Honest English

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I hate English. I’d like to think it has something to do with the great potato famine, but in truth, it’s because I have little aptitude for understanding or applying its proper usage. Awkwardness and random punctuation are hallmarks of my written expression. At times I feel like I’m disabled because I read at 33 and 1/3 while everyone else is at 78. I’d add an explanation for the numbers, but I hate young people and they’re provably googling it now anyway.

My journey into functional illiteracy began at an early age. I went through the motions at school reading what I could, but never had a chance to catch those who read more than their height in grade 4. My reading was frequently deemed a “U” for unsatisfactory on report cards. In grade 6 I was diagnosed with a grade 3 reading level, and the remedy prescribed was to read “until it killed me”. Unfortunately, I still read at 33 and 1/3, and when I flick on the TV, click the guide and program, I have to sit through 2-3 cycles of tombstone information so I can read the synopsis of an episode. In school to pass from grade to grade, I had to rely on my memory as I didn’t have a hope in hell of reading anything twice.

The irony is I mostly read and write for a living now. Much of it is procedural, with concrete subjects and requirements to follow laws of the physical world. Sadly I’ll never be able to appreciate great prose….the shades of leaves serpentining to the ground in great heaps under the old oak where grandma sat to draw her last breath… before reporting for work at Walmart.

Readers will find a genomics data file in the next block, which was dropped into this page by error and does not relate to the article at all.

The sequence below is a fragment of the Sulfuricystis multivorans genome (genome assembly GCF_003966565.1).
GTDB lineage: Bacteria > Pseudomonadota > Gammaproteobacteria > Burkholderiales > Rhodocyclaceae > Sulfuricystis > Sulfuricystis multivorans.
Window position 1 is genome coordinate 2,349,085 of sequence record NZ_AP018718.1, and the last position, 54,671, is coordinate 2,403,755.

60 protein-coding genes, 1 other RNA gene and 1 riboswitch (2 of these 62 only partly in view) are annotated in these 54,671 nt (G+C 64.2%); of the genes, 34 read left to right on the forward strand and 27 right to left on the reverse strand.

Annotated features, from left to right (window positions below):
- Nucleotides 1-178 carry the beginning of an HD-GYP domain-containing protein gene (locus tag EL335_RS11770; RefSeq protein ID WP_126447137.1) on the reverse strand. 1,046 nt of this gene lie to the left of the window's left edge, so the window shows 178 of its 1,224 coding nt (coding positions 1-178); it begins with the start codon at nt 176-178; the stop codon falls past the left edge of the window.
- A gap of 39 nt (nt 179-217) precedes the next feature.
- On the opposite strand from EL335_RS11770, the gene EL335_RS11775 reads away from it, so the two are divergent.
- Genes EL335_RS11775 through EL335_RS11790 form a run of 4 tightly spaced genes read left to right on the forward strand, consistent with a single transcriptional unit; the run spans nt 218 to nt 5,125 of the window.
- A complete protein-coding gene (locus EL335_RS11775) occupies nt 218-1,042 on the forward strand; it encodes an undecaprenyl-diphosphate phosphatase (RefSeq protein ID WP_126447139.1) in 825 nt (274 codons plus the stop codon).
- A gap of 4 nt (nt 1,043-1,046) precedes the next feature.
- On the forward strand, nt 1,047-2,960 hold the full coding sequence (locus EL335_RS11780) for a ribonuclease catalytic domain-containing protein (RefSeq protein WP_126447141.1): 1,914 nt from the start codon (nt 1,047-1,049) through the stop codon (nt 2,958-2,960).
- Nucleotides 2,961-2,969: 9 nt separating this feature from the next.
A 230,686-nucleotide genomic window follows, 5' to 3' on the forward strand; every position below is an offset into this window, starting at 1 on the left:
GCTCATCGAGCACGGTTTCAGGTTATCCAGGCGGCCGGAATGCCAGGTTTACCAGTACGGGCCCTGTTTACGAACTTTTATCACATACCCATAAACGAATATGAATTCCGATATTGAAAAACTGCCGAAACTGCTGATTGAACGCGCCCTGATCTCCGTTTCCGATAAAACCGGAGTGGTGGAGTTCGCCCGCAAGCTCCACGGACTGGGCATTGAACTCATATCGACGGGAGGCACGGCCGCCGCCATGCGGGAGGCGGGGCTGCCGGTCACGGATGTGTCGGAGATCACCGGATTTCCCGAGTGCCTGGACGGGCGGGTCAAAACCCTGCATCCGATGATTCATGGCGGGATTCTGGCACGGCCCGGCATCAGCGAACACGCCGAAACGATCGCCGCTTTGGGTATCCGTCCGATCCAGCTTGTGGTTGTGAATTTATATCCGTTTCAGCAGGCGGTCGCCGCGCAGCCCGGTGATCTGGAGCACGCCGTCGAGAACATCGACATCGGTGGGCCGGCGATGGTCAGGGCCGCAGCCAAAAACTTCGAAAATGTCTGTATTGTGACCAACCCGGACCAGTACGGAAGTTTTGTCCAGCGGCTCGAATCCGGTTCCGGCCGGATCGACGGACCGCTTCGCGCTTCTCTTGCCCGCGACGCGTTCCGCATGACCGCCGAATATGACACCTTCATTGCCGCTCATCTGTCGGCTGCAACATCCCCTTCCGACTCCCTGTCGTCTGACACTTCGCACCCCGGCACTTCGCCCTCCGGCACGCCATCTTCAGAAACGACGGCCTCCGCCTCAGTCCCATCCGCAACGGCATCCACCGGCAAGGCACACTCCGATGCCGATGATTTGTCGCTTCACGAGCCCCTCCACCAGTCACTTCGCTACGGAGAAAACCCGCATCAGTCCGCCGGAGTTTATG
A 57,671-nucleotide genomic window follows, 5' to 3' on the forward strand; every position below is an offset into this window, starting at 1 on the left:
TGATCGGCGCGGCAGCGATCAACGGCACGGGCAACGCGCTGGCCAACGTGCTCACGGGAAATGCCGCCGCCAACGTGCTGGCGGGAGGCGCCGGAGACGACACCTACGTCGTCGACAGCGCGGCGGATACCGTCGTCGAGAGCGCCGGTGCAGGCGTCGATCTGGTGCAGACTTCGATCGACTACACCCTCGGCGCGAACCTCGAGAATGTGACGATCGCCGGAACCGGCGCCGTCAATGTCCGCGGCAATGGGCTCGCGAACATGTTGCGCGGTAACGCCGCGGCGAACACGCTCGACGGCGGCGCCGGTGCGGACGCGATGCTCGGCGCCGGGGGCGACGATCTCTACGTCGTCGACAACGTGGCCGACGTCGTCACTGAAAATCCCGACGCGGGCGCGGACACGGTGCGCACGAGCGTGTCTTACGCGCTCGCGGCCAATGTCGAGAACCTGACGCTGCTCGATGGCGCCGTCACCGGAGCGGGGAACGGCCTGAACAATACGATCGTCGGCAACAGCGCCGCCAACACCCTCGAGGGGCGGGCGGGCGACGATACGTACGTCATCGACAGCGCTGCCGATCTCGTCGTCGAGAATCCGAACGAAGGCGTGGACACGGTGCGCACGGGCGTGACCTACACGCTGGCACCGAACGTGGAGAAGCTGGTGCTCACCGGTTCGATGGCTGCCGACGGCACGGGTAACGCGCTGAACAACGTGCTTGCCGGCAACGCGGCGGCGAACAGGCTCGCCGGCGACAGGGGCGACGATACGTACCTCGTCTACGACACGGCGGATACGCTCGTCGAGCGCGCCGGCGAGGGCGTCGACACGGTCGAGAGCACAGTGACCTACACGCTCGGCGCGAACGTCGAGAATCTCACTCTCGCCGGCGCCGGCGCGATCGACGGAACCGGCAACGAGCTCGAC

My short musings shared with you in Tales from Lacombe are stepping stones to assist in my quest to one day write longer works to expose shortcomings of education in Alberta in the 1960’s and 70’s. I hope to then find an ambulance chaser amongst my readership to help mount a class action suit so I, and similarly affected, can retire on fat stacks of cash, which are now seemingly available for the asking.

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Harold Splatt, a long time resident of Lacombe Alberta, provides us with his colourful commentary on life as he sees it.

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